Does zoning contribute to forest parcelization? – Part 1

Michigan forestry professionals recently met to discuss current causes and research about forest fragmentation. Zoning is one of the factors that can influence this issue, both negatively and positively.

Michigan’s forests are growing at a healthy rate, but in smaller and smaller parcel sizes. When forest land is divided and sold, a process called parcelization – managing the resource for forest products and wildlife – becomes more difficult. Reduced land base for traditional forestry threatens sustainability of that industry in some areas. This problem is most acute when parcel sizes become smaller than 10 or 20 acres.

Members of the Michigan Society of American Foresters recently met to discuss these issues. Information presented by Michigan State University Extension, conservation organizations and agencies provided a current update about the challenges associated with these changes in private forest ownership.

Parcelization may lead to forest fragmentation when woodlands are converted to residential use or cleared, creating isolated forest pieces that no longer provide good habitat and diversity for wildlife.

There are many reasons for parcelization: aging landowner population, real estate markets, property and estate taxes, demand for recreation land, and many others. Regardless of the underlying reasons for dividing land, local zoning regulations largely determine the rules for minimum size, location and use of the new parcels. For that reason, zoning can influence parcelization in a negative way, or conversely can help reduce the impact and retain large parcels.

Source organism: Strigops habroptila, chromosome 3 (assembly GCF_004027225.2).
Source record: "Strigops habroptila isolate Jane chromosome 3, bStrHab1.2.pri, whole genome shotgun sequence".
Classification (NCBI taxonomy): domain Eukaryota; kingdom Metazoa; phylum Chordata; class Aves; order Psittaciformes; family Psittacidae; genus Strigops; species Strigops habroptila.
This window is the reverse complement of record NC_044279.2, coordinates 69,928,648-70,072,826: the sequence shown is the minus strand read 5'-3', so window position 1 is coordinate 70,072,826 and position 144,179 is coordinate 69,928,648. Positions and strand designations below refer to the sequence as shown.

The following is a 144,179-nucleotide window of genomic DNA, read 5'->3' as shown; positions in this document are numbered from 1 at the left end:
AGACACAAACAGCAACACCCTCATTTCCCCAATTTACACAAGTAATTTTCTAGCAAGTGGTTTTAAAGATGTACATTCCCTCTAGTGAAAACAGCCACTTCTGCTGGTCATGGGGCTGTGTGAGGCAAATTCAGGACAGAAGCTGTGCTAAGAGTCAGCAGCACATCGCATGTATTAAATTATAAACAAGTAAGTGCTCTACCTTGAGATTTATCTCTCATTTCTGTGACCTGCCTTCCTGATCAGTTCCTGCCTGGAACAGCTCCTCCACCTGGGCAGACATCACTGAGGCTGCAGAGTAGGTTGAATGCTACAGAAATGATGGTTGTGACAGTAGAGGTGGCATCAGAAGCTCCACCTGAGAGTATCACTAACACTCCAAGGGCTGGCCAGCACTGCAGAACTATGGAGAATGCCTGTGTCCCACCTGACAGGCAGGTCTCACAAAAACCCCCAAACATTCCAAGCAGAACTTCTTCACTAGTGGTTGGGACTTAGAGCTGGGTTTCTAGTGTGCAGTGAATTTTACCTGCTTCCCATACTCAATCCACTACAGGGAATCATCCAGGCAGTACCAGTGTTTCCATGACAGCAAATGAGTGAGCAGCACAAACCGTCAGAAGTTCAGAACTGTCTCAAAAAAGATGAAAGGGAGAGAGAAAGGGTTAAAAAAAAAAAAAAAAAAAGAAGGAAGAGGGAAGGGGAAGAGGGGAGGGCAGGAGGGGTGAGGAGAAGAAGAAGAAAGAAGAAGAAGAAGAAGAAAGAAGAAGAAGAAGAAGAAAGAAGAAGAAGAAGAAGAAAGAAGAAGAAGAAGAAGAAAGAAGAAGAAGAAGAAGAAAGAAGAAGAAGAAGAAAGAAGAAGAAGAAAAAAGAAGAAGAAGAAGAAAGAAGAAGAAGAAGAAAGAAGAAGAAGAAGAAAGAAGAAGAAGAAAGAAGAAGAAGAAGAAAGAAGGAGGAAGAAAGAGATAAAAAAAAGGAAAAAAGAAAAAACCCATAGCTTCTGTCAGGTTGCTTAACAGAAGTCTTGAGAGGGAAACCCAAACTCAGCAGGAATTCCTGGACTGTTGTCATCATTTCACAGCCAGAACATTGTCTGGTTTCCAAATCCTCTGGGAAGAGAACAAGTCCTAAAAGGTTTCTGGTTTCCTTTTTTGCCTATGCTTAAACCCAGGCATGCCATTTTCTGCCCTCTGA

Part of the issue dates back to a 30-year period between 1967 and 1997. During that time, Michigan’s Subdivision Control Act permitted landowners to create a limited number of splits less than 10 acres in size without having to go through the burdensome subdivision process, or, depending on zoning, an unlimited number of parcels larger than 10 acres. Because of this law, a large number of 10 acre parcels were created in Michigan, whether or not there was actual demand for property that size.

Changes to the Subdivision Control act (now the Land Division Act) in 1997 may have remedied part of this situation by changing the formula for creating land splits. Still, many land splits were created during the housing boom.

Another zoning factor contributing for forest parcelization is the trend toward large minimum rural lot sizes – 5 to 10 acres. Many Michigan townships require those large parcel minimums as a way to retain rural character and spread rural housing apart. (Some courts, though, have questioned the public purpose of these mid-sized parcels.) The result on forestland in some parts of the state is significant, with houses sprouting up in the middle of woodlands.

It’s hard to see the impact of parcelization while driving around Michigan’s countryside. Parcel lines are, after all, mostly invisible. The effects, though, are long-lasting. Part two of this article outlines planning and zoning techniques that can help slow the pace of forestland fragmentation in Michigan.

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